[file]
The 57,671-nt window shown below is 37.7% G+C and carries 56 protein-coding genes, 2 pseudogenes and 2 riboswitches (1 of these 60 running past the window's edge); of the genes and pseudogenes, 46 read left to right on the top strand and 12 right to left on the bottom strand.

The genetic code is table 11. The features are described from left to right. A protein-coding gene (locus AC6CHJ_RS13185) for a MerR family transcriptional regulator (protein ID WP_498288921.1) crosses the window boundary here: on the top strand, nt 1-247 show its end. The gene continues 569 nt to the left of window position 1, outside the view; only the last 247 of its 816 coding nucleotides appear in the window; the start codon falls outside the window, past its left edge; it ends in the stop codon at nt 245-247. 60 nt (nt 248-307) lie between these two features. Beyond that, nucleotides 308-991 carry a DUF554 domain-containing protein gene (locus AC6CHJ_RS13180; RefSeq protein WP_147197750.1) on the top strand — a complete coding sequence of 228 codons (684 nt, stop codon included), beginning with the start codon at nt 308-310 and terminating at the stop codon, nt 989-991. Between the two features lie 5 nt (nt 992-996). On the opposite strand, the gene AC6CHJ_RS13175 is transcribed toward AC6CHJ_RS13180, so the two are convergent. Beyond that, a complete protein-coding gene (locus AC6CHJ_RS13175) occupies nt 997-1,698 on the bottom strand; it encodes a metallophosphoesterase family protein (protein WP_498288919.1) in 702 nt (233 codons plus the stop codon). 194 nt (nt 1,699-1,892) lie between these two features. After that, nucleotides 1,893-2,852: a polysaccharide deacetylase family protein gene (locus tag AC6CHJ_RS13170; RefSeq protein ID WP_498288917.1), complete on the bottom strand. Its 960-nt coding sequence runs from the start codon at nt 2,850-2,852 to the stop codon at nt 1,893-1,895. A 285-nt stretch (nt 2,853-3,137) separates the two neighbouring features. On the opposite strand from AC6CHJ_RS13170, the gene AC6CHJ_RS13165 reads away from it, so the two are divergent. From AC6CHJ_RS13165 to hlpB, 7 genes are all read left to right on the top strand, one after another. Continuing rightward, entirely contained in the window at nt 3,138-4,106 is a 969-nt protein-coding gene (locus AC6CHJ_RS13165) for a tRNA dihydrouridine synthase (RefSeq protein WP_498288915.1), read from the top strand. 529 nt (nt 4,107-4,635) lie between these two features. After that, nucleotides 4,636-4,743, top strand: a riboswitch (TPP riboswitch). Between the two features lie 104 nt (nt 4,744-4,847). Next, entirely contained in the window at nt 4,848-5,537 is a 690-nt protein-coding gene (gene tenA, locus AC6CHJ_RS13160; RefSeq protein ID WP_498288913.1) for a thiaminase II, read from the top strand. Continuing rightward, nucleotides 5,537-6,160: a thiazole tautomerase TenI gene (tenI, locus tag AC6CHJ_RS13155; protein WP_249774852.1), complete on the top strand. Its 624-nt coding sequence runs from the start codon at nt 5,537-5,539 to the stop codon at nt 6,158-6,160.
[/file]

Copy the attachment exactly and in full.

The 57,671-nt window shown below is 37.7% G+C and carries 56 protein-coding genes, 2 pseudogenes and 2 riboswitches (1 of these 60 running past the window's edge); of the genes and pseudogenes, 46 read left to right on the top strand and 12 right to left on the bottom strand.

The genetic code is table 11. The features are described from left to right. A protein-coding gene (locus AC6CHJ_RS13185) for a MerR family transcriptional regulator (protein ID WP_498288921.1) crosses the window boundary here: on the top strand, nt 1-247 show its end. The gene continues 569 nt to the left of window position 1, outside the view; only the last 247 of its 816 coding nucleotides appear in the window; the start codon falls outside the window, past its left edge; it ends in the stop codon at nt 245-247. 60 nt (nt 248-307) lie between these two features. Beyond that, nucleotides 308-991 carry a DUF554 domain-containing protein gene (locus AC6CHJ_RS13180; RefSeq protein WP_147197750.1) on the top strand — a complete coding sequence of 228 codons (684 nt, stop codon included), beginning with the start codon at nt 308-310 and terminating at the stop codon, nt 989-991. Between the two features lie 5 nt (nt 992-996). On the opposite strand, the gene AC6CHJ_RS13175 is transcribed toward AC6CHJ_RS13180, so the two are convergent. Beyond that, a complete protein-coding gene (locus AC6CHJ_RS13175) occupies nt 997-1,698 on the bottom strand; it encodes a metallophosphoesterase family protein (protein WP_498288919.1) in 702 nt (233 codons plus the stop codon). 194 nt (nt 1,699-1,892) lie between these two features. After that, nucleotides 1,893-2,852: a polysaccharide deacetylase family protein gene (locus tag AC6CHJ_RS13170; RefSeq protein ID WP_498288917.1), complete on the bottom strand. Its 960-nt coding sequence runs from the start codon at nt 2,850-2,852 to the stop codon at nt 1,893-1,895. A 285-nt stretch (nt 2,853-3,137) separates the two neighbouring features. On the opposite strand from AC6CHJ_RS13170, the gene AC6CHJ_RS13165 reads away from it, so the two are divergent. From AC6CHJ_RS13165 to hlpB, 7 genes are all read left to right on the top strand, one after another. Continuing rightward, entirely contained in the window at nt 3,138-4,106 is a 969-nt protein-coding gene (locus AC6CHJ_RS13165) for a tRNA dihydrouridine synthase (RefSeq protein WP_498288915.1), read from the top strand. 529 nt (nt 4,107-4,635) lie between these two features. After that, nucleotides 4,636-4,743, top strand: a riboswitch (TPP riboswitch). Between the two features lie 104 nt (nt 4,744-4,847). Next, entirely contained in the window at nt 4,848-5,537 is a 690-nt protein-coding gene (gene tenA, locus AC6CHJ_RS13160; RefSeq protein ID WP_498288913.1) for a thiaminase II, read from the top strand. Continuing rightward, nucleotides 5,537-6,160: a thiazole tautomerase TenI gene (tenI, locus tag AC6CHJ_RS13155; protein WP_249774852.1), complete on the top strand. Its 624-nt coding sequence runs from the start codon at nt 5,537-5,539 to the stop codon at nt 6,158-6,160.